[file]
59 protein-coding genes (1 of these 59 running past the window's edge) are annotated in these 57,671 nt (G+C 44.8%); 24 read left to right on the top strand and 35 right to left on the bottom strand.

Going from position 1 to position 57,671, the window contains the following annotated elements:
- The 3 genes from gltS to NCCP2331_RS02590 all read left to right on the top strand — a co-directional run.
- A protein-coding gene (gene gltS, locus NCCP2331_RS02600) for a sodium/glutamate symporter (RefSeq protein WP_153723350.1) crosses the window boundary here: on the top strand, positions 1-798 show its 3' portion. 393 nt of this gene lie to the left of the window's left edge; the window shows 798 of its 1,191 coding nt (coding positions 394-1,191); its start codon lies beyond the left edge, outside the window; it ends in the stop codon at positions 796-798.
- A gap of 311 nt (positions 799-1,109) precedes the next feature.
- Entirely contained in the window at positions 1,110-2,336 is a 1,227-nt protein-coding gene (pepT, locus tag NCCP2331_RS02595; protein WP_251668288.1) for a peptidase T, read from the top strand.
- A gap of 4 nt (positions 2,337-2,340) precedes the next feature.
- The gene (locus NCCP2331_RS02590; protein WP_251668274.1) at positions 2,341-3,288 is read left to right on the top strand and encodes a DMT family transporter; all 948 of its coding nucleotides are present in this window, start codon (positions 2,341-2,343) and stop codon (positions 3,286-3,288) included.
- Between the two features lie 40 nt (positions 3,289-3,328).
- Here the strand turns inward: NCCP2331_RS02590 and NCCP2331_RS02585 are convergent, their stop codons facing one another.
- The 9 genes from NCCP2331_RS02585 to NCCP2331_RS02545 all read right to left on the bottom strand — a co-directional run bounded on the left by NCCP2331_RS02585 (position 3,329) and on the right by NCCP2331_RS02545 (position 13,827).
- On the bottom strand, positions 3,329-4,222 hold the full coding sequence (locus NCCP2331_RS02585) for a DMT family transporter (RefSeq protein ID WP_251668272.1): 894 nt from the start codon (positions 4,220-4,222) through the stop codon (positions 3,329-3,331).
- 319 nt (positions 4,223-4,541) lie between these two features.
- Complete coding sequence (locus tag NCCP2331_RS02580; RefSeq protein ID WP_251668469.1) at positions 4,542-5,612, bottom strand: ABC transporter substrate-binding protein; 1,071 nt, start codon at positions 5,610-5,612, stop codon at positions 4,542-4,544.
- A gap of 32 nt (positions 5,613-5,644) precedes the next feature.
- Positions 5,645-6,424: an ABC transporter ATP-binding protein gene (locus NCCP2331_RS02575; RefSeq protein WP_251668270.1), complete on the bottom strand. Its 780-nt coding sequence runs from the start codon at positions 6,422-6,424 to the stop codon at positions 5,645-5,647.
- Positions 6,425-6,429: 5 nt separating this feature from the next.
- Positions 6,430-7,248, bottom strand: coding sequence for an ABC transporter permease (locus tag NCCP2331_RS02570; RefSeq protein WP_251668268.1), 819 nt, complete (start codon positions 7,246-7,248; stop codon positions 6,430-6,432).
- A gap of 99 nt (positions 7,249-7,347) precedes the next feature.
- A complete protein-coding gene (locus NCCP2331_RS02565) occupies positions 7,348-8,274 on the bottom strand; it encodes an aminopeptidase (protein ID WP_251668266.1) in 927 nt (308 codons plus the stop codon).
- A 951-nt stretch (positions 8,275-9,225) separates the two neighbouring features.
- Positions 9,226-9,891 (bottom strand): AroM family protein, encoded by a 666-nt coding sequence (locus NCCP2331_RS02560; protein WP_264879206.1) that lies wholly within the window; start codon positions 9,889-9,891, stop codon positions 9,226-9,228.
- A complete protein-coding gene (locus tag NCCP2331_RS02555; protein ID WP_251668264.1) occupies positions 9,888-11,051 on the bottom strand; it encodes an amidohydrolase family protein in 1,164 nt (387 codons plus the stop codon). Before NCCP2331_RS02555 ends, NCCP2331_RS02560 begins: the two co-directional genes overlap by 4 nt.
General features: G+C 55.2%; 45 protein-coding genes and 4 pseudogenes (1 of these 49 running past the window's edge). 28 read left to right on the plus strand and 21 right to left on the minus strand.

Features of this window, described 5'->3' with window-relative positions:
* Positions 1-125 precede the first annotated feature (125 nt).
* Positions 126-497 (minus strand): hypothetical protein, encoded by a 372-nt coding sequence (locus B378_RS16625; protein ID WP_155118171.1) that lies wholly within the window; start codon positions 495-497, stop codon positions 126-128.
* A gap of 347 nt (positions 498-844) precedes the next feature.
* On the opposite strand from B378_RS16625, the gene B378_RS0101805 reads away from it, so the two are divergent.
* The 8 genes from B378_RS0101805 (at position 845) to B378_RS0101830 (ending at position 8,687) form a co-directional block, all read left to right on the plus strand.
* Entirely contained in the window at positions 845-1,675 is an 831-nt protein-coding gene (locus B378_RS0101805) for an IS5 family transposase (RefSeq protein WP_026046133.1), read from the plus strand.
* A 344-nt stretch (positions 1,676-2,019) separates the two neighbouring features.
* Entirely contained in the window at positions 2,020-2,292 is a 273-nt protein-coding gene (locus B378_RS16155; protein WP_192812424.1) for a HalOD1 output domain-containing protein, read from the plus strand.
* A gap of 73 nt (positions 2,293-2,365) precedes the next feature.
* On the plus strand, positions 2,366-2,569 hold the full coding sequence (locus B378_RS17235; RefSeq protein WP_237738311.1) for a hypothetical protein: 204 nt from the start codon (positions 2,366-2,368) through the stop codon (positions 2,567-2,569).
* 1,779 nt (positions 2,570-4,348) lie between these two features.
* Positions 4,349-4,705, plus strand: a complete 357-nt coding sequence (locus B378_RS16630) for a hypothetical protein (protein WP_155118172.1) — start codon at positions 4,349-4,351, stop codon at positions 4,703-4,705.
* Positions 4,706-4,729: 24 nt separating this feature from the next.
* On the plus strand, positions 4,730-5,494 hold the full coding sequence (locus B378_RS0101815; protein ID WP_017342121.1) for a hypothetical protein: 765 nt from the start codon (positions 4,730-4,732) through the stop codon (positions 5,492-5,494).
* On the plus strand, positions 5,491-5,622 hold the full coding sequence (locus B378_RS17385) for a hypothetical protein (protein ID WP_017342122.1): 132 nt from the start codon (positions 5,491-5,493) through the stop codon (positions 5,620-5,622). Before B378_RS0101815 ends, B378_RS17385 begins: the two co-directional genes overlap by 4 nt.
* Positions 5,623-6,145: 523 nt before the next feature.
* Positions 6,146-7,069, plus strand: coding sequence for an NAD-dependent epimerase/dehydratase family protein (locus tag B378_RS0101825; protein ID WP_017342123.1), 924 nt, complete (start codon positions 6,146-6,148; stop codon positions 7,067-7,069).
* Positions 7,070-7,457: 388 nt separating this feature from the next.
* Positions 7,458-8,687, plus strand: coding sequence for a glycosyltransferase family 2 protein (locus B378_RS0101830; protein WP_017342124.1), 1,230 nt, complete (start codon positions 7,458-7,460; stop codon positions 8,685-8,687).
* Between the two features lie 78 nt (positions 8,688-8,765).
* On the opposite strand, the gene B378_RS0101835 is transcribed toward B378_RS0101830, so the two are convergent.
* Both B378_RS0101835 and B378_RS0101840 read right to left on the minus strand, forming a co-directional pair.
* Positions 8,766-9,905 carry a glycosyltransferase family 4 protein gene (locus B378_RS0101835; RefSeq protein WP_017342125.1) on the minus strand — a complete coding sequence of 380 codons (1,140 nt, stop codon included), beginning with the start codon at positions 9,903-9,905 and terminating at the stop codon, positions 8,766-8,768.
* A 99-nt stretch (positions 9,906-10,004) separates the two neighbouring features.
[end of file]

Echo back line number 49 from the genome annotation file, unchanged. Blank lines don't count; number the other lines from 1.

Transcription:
* A 99-nt stretch (positions 9,906-10,004) separates the two neighbouring features.